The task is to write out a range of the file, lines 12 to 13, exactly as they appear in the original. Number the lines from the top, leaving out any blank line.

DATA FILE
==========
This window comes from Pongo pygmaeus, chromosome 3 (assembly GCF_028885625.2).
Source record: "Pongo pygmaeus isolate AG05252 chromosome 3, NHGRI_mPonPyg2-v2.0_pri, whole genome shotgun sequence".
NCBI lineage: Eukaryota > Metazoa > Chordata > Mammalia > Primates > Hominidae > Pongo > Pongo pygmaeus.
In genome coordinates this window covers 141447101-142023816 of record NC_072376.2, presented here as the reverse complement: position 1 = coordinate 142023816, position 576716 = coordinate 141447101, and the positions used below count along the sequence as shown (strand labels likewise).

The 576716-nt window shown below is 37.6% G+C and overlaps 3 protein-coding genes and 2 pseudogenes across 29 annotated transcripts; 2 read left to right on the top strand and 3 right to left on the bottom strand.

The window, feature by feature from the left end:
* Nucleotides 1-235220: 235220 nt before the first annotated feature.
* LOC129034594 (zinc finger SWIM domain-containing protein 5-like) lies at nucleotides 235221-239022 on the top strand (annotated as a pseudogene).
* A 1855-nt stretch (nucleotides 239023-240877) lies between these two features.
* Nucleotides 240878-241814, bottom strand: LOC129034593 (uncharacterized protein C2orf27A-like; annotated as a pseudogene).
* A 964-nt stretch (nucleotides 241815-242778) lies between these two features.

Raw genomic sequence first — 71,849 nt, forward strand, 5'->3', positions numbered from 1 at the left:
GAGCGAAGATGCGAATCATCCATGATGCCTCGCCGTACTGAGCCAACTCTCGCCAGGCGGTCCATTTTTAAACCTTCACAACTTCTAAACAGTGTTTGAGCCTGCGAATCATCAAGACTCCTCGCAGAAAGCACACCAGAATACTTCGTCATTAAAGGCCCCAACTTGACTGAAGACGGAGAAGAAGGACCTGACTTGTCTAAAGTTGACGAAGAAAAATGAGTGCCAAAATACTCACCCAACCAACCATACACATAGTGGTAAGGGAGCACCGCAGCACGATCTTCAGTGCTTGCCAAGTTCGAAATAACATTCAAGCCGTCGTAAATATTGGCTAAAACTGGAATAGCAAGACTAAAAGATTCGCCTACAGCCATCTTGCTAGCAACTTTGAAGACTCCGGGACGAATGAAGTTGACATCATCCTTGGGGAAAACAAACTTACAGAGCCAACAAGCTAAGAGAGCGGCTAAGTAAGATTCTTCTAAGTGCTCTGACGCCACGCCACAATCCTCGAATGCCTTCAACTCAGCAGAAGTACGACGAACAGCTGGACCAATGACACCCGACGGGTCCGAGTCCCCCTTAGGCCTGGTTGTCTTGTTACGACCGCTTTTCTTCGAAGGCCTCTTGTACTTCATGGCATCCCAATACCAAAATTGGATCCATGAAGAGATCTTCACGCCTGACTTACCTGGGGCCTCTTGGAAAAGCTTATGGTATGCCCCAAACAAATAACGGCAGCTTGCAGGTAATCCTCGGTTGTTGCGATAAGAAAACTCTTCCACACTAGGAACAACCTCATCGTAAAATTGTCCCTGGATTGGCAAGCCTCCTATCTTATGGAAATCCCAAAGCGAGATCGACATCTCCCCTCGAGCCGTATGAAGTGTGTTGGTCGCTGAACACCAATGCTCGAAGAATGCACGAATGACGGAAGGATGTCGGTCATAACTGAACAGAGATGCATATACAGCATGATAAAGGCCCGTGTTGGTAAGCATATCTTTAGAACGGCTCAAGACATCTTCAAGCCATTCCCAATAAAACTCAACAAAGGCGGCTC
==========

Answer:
Raw genomic sequence first — 71,849 nt, forward strand, 5'->3', positions numbered from 1 at the left:
GAGCGAAGATGCGAATCATCCATGATGCCTCGCCGTACTGAGCCAACTCTCGCCAGGCGGTCCATTTTTAAACCTTCACAACTTCTAAACAGTGTTTGAGCCTGCGAATCATCAAGACTCCTCGCAGAAAGCACACCAGAATACTTCGTCATTAAAGGCCCCAACTTGACTGAAGACGGAGAAGAAGGACCTGACTTGTCTAAAGTTGACGAAGAAAAATGAGTGCCAAAATACTCACCCAACCAACCATACACATAGTGGTAAGGGAGCACCGCAGCACGATCTTCAGTGCTTGCCAAGTTCGAAATAACATTCAAGCCGTCGTAAATATTGGCTAAAACTGGAATAGCAAGACTAAAAGATTCGCCTACAGCCATCTTGCTAGCAACTTTGAAGACTCCGGGACGAATGAAGTTGACATCATCCTTGGGGAAAACAAACTTACAGAGCCAACAAGCTAAGAGAGCGGCTAAGTAAGATTCTTCTAAGTGCTCTGACGCCACGCCACAATCCTCGAATGCCTTCAACTCAGCAGAAGTACGACGAACAGCTGGACCAATGACACCCGACGGGTCCGAGTCCCCCTTAGGCCTGGTTGTCTTGTTACGACCGCTTTTCTTCGAAGGCCTCTTGTACTTCATGGCATCCCAATACCAAAATTGGATCCATGAAGAGATCTTCACGCCTGACTTACCTGGGGCCTCTTGGAAAAGCTTATGGTATGCCCCAAACAAATAACGGCAGCTTGCAGGTAATCCTCGGTTGTTGCGATAAGAAAACTCTTCCACACTAGGAACAACCTCATCGTAAAATTGTCCCTGGATTGGCAAGCCTCCTATCTTATGGAAATCCCAAAGCGAGATCGACATCTCCCCTCGAGCCGTATGAAGTGTGTTGGTCGCTGAACACCAATGCTCGAAGAATGCACGAATGACGGAAGGATGTCGGTCATAACTGAACAGAGATGCATATACAGCATGATAAAGGCCCGTGTTGGTAAGCATATCTTTAGAACGGCTCAAGACATCTTCAAGCCATTCCCAATAAAACTCAACAAAGGCGGCTC